NM: One of the biggest challenges is how to address real environmental problems while at the same time treating everyone fairly. Protection of the environment usually requires some type of governmental action. But advocates for greater environmental regulation sometimes forget that those regulations can really harm those being regulated. We should be looking for solutions that reduce environmental harm while at the same time avoiding unnecessary adverse effects on individuals, businesses and the economy. Finding win-win situations is not easy, but it is necessary.


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Swapping debt for investment in nature

Since 2006, White & Case has assisted environmental groups including Conservation International, The Nature Conservancy and World Wildlife Fund (WWF) to negotiate a total of seven debt-for-nature swaps that have provided nearly US$200 million to protect and restore carbon-rich tropical forests, watersheds and critical ecosystems under threat from unsustainable development, provide livelihoods for local populations and combat wildlife trafficking—all with an emphasis on the survival of some of the world's most endangered species.

Any way you look at it, this is a winning situation for Indonesia­—enabling it to use these funds to protect globally spectacular biodiversity, provide economic security for the millions who depend on these forests and fight climate change.
Tom Dillon, Senior Vice President for Field Programs,WWF

These agreements have been negotiated between the US government and the governments of Costa Rica, Guatemala, Indonesia and Jamaica. They are authorized under the US Tropical Forest Conservation Act of 1998 (TFCA), which allows countries to redirect debt owed to the United States for forest conservation purposes.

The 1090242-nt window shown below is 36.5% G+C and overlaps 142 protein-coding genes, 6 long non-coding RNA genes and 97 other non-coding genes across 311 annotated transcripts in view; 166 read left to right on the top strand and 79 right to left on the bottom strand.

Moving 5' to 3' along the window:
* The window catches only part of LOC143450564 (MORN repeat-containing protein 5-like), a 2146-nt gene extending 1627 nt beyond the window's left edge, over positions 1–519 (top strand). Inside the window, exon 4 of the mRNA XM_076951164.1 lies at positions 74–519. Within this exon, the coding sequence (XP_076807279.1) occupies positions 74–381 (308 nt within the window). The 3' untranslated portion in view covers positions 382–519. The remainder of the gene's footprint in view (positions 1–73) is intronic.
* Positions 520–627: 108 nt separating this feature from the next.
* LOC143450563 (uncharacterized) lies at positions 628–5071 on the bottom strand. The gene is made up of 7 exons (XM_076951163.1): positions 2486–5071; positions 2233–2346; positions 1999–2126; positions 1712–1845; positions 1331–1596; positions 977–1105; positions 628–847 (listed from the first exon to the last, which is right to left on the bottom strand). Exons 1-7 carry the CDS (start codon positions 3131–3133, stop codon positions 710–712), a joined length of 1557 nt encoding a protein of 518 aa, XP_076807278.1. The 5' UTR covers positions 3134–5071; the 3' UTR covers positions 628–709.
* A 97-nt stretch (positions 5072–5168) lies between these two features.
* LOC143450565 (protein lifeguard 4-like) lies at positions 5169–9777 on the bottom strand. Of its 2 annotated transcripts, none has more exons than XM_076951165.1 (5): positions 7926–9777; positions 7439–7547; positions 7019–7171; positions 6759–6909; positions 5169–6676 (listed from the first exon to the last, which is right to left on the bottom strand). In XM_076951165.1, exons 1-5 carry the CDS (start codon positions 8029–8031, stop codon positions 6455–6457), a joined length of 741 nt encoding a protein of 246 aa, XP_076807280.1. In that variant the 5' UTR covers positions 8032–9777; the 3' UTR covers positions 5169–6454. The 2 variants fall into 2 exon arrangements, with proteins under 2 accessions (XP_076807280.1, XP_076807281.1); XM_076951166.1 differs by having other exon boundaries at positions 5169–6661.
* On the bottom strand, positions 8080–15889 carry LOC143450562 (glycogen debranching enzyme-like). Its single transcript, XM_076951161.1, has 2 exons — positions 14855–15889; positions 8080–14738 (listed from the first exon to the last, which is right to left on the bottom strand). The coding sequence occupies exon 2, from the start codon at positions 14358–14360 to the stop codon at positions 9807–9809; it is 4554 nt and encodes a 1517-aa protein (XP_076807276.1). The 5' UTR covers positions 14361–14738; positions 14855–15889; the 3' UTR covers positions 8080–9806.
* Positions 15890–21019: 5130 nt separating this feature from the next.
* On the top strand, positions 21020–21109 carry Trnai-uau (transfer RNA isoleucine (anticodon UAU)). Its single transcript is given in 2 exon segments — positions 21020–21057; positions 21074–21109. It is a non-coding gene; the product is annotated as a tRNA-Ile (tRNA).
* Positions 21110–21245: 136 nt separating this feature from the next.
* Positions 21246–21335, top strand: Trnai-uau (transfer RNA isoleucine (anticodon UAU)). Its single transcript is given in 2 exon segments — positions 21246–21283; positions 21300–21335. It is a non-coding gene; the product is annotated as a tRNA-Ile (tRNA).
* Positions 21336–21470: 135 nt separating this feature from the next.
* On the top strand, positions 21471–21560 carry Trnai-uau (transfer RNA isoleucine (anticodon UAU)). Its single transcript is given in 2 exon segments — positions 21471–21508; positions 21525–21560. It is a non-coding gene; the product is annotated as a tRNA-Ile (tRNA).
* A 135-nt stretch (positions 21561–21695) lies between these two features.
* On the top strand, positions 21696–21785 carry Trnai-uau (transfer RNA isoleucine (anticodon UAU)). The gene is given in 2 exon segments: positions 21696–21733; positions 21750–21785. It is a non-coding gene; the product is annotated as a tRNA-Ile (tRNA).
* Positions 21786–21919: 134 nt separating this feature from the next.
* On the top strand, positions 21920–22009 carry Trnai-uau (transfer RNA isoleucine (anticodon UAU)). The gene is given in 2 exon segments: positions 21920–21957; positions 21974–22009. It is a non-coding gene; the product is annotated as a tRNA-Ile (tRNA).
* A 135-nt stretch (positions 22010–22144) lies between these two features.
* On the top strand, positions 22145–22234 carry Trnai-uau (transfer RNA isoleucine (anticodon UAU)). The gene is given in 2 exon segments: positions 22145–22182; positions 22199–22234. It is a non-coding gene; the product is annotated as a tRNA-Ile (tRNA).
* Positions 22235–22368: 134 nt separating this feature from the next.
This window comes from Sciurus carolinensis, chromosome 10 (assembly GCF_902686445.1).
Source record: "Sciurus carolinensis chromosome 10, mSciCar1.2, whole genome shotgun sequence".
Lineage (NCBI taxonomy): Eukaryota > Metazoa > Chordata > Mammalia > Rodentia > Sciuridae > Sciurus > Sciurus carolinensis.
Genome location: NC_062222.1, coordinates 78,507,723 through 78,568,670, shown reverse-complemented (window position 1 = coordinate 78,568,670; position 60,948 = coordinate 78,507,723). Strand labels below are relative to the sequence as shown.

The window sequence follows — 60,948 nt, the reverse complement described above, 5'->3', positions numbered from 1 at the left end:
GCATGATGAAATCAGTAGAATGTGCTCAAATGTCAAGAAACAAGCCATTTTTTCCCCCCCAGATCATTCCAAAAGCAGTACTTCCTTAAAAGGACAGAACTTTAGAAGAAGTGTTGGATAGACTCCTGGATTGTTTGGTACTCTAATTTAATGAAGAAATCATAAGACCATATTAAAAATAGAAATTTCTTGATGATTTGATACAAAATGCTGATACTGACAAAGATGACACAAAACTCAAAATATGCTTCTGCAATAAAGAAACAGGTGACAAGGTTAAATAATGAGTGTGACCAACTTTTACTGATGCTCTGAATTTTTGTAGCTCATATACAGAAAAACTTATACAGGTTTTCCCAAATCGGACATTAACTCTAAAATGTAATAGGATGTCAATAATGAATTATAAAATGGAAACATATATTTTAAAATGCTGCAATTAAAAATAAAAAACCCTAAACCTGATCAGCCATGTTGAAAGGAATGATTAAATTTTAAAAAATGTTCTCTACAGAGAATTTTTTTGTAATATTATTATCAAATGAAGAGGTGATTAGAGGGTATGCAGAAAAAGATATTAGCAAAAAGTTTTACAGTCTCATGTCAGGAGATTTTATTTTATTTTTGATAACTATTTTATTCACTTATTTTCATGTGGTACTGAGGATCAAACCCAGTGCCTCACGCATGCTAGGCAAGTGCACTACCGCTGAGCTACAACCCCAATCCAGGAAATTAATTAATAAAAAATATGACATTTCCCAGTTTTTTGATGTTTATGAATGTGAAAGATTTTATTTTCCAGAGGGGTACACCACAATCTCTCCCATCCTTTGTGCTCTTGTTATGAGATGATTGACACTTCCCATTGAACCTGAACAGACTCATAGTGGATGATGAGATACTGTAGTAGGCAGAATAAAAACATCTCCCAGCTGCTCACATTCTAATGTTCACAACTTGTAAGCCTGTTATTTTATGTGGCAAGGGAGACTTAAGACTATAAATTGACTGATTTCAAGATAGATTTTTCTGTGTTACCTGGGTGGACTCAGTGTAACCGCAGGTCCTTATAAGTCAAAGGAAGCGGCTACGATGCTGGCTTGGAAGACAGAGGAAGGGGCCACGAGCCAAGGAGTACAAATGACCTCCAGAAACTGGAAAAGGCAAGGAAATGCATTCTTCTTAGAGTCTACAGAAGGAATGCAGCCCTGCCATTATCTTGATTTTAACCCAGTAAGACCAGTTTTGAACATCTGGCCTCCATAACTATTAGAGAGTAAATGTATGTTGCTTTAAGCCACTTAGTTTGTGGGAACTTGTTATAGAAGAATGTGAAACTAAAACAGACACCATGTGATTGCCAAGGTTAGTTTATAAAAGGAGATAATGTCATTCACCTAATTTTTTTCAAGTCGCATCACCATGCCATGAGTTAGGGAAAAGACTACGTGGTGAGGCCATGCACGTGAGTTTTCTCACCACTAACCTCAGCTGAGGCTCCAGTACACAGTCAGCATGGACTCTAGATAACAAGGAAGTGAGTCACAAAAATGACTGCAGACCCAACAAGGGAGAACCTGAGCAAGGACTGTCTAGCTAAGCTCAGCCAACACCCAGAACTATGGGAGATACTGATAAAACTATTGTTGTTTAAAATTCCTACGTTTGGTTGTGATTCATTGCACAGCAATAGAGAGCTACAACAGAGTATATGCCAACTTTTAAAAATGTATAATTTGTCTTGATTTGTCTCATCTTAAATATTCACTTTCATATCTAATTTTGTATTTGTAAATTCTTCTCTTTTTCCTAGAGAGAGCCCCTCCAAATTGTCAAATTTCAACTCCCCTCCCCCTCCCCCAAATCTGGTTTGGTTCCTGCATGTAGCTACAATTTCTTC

As transaction counsel, White & Case drafts the main transaction documents, typically including a forest conservation agreement, which establish how the funds will be used over the relevant time frame. One of the greatest challenges in drafting these agreements is to satisfy the various interests of the governmental and non-governmental participants.


Lawyers from Miami, New York, Singapore and Tokyo helped the International Senior Lawyers Project and The Karen Environmental and Social Action Network (KESAN) draft an environmental policy to govern areas of Myanmar/Burma populated by the Karen, an ethnic minority. Our lawyers analyzed environmental regulation in selected countries, international best practices for environmental impact statements, and procedural and substantive requirements used in the provision of compensation to people displaced due to governmentally sanctioned natural resource development projects. The memos will aid in negotiations with Myanmar's Union government regarding environmental policy for areas of the Karen State under separate administrative control.



New York associates Seth Kerschner and Matthew Wisnieff represented the Conservation Law Foundation in litigation at the Massachusetts federal court. They secured a victory in a Clean Water Act citizen suit against a large metal scrapyard that discharged toxic metals and other hazardous materials into Massachusetts rivers. The scrapyard agreed to come into compliance with the Clean Water Act, obtain a required permit and pay environmental groups more than US$200,000.



Lawyers at our affiliate in Jakarta provided the Indonesian government with a white paper outlining a roadmap for using carbon credits to fund the acquisition of high-quality data on undeveloped geothermal fields, with the goal of encouraging greater investment in renewable energy sources.